How To Rip Off The Inland Revenue (Not That We'd Condone That Sort Of Thing Of Course)
Online everything is the future – you’d probably be gawping at some kind of parchment by candlelight instead of reading this dazzling item if you didn’t agree. Certainly in terms of collecting taxation in the UK, the interweb is where it’s at and record numbers of us have filed our returns remotely and paperlessly from our computers this year.
But, as with almost anything that’s government-flavoured, there have been snags and hitches. There have almost certainly been snitches too but that’s another story. Last minute online taxpayers may have missed the January 31st deadline due to a registration glitch, but they won’t be fined for it.
In order to complete your tax return online you had to register, and that involved inputting a PIN that was sent to you through the post. The deadline for applying for this PIN was January 21st, ten whole days before the tax deadline itself, and something that the Inland Revenue failed to properly publicise. Anyone trying to amble on to the IR site for the first time and throw some numbers around at 11.40pm on Saturday night would have been bitterly disappointed.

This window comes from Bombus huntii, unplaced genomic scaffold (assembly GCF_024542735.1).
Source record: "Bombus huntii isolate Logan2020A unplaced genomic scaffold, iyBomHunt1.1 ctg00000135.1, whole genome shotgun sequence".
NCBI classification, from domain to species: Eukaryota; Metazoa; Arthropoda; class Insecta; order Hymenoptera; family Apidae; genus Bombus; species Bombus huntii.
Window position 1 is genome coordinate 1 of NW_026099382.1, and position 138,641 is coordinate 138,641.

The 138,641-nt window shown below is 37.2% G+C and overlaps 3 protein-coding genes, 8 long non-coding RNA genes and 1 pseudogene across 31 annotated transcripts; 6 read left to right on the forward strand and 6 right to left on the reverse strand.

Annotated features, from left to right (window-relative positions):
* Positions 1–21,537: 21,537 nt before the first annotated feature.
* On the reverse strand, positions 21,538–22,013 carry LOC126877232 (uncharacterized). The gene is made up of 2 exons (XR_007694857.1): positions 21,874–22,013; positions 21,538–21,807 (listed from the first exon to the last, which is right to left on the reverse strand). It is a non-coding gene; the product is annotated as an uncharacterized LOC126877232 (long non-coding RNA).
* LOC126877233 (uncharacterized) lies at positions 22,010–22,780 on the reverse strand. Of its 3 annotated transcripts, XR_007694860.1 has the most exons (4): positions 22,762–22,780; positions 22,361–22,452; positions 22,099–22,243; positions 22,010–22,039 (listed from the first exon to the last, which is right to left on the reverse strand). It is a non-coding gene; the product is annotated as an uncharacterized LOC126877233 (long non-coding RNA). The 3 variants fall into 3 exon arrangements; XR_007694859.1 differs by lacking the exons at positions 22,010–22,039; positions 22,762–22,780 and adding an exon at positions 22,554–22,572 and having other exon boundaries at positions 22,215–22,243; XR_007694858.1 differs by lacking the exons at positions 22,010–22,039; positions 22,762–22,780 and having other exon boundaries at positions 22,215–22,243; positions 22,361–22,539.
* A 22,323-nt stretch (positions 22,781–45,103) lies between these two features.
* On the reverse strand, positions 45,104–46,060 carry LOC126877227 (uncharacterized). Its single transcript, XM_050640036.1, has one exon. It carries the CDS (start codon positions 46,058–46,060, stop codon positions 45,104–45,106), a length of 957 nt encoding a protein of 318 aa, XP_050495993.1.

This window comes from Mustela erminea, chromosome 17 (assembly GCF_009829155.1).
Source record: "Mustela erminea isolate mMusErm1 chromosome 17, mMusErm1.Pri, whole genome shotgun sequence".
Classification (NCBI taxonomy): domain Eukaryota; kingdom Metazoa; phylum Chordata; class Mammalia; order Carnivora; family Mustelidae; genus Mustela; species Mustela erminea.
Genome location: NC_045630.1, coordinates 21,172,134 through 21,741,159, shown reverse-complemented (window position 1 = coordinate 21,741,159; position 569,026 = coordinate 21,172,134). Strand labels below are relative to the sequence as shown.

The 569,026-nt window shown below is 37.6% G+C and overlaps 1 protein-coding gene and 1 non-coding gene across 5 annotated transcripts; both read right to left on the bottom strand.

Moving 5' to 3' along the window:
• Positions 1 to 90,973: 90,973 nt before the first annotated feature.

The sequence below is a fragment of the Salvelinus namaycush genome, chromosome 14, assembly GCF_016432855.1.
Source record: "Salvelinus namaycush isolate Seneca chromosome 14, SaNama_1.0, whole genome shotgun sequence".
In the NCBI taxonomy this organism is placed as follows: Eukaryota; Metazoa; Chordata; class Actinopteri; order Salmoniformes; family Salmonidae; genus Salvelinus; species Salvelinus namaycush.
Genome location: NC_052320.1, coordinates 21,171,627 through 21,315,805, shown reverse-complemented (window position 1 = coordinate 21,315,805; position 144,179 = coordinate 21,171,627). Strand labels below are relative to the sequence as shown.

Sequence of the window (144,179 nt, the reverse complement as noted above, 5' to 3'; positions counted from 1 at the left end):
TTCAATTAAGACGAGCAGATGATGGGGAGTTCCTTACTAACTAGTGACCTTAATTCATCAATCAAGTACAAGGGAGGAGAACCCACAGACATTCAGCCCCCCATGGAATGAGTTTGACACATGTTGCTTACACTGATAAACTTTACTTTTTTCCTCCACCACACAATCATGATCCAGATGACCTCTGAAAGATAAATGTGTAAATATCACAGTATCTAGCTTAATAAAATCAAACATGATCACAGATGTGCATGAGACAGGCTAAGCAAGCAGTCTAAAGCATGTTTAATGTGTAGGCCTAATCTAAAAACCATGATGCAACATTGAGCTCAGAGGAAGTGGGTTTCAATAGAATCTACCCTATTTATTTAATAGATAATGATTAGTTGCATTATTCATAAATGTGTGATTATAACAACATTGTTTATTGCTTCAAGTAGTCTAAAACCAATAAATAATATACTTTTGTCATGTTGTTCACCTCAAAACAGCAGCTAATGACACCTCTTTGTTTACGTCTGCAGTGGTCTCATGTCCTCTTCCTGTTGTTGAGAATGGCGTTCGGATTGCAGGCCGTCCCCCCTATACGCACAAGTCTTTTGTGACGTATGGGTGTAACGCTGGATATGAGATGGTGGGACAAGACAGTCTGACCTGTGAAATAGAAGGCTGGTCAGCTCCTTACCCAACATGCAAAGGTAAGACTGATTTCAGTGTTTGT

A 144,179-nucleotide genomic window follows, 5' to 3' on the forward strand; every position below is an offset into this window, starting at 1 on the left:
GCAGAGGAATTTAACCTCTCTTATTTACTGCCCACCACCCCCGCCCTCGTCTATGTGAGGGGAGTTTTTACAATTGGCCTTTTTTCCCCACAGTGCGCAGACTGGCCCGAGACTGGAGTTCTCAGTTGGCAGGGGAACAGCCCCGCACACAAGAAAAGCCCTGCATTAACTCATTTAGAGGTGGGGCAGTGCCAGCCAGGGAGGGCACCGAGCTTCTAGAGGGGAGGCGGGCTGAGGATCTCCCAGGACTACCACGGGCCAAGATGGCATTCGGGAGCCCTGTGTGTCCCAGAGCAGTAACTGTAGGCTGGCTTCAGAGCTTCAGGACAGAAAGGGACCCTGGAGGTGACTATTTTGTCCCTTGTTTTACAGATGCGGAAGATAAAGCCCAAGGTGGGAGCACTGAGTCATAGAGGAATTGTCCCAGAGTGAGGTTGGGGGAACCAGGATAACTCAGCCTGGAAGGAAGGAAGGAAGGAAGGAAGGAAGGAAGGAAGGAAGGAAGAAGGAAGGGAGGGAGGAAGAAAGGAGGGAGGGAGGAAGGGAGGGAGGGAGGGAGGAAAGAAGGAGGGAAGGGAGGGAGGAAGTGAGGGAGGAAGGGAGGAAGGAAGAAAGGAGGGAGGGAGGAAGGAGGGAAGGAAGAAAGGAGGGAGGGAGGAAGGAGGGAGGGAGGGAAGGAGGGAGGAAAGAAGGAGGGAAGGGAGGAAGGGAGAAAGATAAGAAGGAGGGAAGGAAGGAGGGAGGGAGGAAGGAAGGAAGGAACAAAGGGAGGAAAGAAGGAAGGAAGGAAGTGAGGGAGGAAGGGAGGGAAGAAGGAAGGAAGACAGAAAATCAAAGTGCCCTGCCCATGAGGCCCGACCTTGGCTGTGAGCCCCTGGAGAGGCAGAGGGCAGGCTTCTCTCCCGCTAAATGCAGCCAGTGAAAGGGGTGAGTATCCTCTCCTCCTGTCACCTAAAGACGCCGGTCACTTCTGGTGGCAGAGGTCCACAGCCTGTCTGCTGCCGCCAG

But the IR have announced an amnesty and late payers will not cop for a £100 fine if they claim that their PIN didn’t arrive. So what if your PIN did arrive on time but you couldn’t be arsed to submit your tax return until, say, today? Well, if you were tell a little white lie and say that your PIN got stuck in the post, you could probably avoid the £100 fine. We’re not condoning that you lie to the taxman of course. We’d never do that sort of thing – it would be madness.